Introducing the future

Clothing in history

Clothing in history (Photo credit: Wikipedia)

Its Wednesday, which means its time for another chapter of Golden Threads. Our heroine and her brother learn that life in the twenty-first century is a little different from their sixteenth century village.

Let’s hear from their teacher, Samantha, why she chose to start teaching them about our times with clothing:

Everyone understands clothes, so I figured that made an easy starting point to introduce the kids to some of the huge changes that have taken place since they were born. Telling them first about cars, airplanes, and computers seemed too difficult. They would never believe me. Even the variety of outfits worn in my time would shock them.

Laura and David have lived all of their lives in a small rural village. Even though their parents owned the Manor house when they were young, and their father was educated in London and Paris, these two children have never spent time in the greater world. England is still Catholic. The church rules their lives, and insists upon modesty. Everyone wears wool clothing, over a linen shift. Peasant women wear a long dress covered by an apron, and a hat called a coif. Peasant men wear a tunic that comes just below their knees, breeches with stockings, and a hat. Everyone sleeps in their shifts. It’s the middle of the Little Ice Age, so it’s a lot colder in England even than today. Indoor heating is almost nonexistent. All of these layers help keep them warm. When it’s cold, they use shawls.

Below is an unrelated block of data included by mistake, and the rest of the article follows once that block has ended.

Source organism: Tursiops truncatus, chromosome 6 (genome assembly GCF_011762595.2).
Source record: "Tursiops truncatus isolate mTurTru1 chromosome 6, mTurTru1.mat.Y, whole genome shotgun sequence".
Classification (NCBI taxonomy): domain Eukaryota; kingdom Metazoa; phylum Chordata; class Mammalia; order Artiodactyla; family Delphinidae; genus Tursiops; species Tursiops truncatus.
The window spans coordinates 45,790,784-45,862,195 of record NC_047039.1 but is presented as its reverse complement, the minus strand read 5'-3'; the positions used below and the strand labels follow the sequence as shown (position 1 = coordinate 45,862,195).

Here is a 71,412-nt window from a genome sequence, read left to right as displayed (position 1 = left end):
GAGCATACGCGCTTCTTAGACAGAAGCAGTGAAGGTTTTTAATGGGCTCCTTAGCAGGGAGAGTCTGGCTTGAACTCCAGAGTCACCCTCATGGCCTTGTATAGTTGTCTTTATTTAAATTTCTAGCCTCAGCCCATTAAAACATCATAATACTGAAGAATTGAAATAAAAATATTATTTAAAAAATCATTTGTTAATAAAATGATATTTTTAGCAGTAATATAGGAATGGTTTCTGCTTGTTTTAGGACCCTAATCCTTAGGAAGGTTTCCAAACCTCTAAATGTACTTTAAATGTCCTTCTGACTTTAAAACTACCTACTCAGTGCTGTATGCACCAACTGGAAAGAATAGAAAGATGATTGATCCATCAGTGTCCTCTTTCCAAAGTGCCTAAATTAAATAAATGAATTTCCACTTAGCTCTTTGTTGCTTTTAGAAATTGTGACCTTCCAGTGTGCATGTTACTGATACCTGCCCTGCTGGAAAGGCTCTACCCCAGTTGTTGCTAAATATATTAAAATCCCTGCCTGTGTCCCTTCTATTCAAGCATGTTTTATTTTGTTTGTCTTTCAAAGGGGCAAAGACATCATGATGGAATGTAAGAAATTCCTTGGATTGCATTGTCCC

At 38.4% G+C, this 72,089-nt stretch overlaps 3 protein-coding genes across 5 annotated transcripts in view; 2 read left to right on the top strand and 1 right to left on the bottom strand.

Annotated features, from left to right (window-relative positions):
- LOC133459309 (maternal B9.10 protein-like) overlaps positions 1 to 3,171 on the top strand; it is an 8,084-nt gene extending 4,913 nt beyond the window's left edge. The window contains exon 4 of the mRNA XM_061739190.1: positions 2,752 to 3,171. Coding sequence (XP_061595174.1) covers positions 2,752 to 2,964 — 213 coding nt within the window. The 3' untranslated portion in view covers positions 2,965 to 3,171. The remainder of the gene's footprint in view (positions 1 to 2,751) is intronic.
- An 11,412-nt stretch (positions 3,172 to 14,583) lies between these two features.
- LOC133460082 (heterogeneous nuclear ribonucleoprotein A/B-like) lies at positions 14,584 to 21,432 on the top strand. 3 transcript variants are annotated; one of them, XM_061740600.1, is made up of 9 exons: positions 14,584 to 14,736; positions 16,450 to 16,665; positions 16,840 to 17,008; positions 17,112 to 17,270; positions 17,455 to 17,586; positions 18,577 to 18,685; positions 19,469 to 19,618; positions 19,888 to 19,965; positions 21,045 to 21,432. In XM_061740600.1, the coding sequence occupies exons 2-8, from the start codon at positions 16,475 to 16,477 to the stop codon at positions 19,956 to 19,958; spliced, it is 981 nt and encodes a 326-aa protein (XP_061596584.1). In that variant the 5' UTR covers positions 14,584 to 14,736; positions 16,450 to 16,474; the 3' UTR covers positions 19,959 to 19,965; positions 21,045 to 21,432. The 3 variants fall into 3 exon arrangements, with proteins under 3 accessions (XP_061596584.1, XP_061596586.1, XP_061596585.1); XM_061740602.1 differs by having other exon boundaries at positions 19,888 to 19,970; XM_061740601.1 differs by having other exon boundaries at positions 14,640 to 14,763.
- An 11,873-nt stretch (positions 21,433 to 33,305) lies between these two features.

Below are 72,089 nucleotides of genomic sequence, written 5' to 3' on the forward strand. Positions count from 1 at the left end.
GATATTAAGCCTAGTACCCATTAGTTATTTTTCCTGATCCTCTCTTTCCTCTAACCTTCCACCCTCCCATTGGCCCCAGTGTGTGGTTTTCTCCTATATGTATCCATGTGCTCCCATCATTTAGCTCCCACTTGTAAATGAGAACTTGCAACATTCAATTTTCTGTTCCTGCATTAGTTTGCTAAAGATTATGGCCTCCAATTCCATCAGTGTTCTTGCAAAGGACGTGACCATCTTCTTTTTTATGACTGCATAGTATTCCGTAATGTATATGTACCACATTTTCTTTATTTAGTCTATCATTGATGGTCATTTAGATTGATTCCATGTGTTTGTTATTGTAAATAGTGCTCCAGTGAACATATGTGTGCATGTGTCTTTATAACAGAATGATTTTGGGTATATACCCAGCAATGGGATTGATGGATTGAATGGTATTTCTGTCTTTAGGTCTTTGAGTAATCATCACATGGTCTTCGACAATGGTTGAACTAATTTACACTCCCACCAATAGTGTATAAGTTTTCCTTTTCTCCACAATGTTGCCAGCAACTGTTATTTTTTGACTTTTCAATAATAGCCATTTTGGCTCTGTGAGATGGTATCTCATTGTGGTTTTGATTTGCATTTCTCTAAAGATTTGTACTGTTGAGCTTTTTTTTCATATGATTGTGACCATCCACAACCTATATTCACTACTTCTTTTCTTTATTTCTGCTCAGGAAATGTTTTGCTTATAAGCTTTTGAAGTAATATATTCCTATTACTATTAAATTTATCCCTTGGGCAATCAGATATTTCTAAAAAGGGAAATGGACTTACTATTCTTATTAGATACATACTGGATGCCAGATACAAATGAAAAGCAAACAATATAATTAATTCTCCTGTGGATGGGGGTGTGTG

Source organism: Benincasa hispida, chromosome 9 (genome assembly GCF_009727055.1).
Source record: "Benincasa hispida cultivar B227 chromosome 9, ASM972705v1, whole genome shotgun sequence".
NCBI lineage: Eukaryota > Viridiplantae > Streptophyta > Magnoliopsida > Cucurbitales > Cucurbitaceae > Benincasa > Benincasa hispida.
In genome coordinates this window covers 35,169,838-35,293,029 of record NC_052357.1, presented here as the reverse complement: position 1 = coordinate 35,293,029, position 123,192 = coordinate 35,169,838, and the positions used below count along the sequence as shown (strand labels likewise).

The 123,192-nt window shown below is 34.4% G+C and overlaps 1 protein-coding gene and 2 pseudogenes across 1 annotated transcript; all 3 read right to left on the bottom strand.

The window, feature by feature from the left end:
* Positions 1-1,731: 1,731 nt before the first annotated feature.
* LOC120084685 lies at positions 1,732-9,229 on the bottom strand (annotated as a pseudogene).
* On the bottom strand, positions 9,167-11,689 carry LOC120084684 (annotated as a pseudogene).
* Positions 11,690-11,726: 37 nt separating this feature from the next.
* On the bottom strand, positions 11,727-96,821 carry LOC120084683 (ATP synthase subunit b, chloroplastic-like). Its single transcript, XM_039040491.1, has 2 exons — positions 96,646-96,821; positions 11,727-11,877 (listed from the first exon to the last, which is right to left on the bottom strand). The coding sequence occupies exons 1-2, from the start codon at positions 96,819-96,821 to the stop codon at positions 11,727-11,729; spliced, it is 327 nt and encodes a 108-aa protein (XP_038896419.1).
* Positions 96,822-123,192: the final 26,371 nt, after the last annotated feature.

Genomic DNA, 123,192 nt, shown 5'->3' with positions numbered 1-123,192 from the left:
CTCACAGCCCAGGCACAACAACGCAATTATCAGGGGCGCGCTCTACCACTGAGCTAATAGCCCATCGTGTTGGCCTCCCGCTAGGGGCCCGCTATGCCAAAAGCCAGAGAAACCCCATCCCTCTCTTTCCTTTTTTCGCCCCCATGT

Gossip is rampant so you have to stay modestly covered at all times or you will be ostracized. I figured that David and Laura had probably never seen another person even slightly naked. You should have seen their faces when I transformed back into my twenty-first century attire.

Pretty much everyone looks the same and wears the same thing in their day and age. I wanted them to get used to the huge variety you run into in modern Britain. They had to learn to accept all sorts, and adapt quickly, or they would fail to thrive when we brought them to our world. Where better to start, than with clothes?

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